MAPUTO, The Bank of Mozambique has announced a massive increase in the capital requirements for commercial banks operating in the country.

Addressing a media conference here Monday night, the central bank governor, Rogerio Zandamela, said the minimum share capital required for a commercial bank was being increased from 70 million meticais (about 1.05 million US dollars) to 1.7 billion meticais (about 25.6 million USD), or an increase of 2,328 per cent.

Existing commercial banks are being given three years to raise their share capital to this level. The central bank also increased the minimum solvency ratio for a commercial bank from eight per cent to 12 per cent. Again, the banks have three years to reach this ratio.

Zandamela said the central bank’s Monetary Policy Committee, which met earlier Monday, decided to reduce one of the Bank of Mozambique’s own benchmark interest rates.

The Standing Lending Facility, the interest rate paid by commercial banks to the central bank for money borrowed on the Inter-bank Money Market, has been cut by 50 basis points, from 23.25 per cent, to 22.75 per cent.

However, the Standing Deposit Facility, the rate paid by the central bank to the commercial banks on money they deposit with it, remains at 16.25 per cent. Likewise, the Compulsory Reserves Coefficient — the amount of money that the commercial banks must deposit with the Bank of Mozambique — also remains unchanged, at 15.5 per cent.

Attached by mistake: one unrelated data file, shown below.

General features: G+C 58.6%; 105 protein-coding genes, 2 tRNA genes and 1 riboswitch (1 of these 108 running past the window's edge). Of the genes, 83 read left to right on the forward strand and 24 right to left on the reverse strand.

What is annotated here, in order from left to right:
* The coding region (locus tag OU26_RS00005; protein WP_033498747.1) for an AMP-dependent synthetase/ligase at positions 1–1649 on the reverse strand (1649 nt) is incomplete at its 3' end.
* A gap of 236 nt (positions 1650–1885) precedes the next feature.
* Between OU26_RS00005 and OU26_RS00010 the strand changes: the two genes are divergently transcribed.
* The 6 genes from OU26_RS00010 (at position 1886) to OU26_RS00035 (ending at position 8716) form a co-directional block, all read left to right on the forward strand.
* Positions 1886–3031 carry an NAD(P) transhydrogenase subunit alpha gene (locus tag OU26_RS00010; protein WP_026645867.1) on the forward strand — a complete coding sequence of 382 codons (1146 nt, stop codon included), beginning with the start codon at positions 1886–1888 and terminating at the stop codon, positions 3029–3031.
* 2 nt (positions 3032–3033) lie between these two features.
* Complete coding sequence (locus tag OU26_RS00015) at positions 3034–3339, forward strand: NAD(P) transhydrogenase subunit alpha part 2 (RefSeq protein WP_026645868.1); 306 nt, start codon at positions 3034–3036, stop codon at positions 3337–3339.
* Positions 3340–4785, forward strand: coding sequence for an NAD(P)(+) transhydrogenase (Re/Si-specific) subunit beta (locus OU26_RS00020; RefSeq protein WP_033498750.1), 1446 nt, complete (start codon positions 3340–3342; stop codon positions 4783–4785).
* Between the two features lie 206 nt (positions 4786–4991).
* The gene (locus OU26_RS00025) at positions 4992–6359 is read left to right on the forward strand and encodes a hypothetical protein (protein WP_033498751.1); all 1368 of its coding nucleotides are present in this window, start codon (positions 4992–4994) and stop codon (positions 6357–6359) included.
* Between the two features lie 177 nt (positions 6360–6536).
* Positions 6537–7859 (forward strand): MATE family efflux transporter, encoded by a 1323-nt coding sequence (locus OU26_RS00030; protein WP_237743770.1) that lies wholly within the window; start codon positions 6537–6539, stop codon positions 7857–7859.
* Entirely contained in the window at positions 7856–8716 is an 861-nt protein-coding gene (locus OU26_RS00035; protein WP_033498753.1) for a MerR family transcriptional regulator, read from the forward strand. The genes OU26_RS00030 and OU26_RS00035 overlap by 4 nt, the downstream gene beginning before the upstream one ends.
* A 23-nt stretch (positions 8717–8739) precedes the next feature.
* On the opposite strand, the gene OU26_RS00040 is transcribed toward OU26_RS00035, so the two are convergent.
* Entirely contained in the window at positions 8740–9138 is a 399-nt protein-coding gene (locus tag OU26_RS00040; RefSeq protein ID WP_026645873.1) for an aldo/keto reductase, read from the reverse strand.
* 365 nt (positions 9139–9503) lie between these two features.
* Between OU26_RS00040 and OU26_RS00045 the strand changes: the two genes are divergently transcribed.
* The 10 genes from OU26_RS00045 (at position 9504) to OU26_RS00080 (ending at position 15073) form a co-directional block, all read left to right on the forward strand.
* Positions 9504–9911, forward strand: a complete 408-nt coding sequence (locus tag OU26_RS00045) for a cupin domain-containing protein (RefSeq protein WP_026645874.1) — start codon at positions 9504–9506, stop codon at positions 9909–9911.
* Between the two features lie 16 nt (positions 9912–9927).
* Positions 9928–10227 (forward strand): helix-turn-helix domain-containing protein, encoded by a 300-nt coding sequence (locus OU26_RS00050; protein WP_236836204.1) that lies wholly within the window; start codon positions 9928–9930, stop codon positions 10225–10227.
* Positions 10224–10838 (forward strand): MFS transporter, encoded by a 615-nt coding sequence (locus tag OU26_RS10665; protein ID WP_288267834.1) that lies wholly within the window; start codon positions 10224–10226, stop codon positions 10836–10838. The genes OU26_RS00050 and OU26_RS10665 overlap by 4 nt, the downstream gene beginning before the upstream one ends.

As Zandamela had promised in February, the central bank has also introduced a new interest rate, known as the Inter-bank Money Market Rate (MIMO), which is set at 21.75 per cent. The Bank’s interventions on the inter-bank money market to regulate liquidity will be based on this new rate.

The introduction of the new rate, Zandamela said, “is intended to strengthen the mechanism for forming interest rates in the economy, making it more transparent and in line with good international practices”.

Macroeconomic indicators were pointing in the right direction, the governor said. Inflation has fallen sharply. Inflation in March, as measured by the consumer price indices in the three largest cities — Maputo, Nampula, and Beira — was only 0.88 per cent, compared with 1.25 per cent in February and 2.15 per cent in January.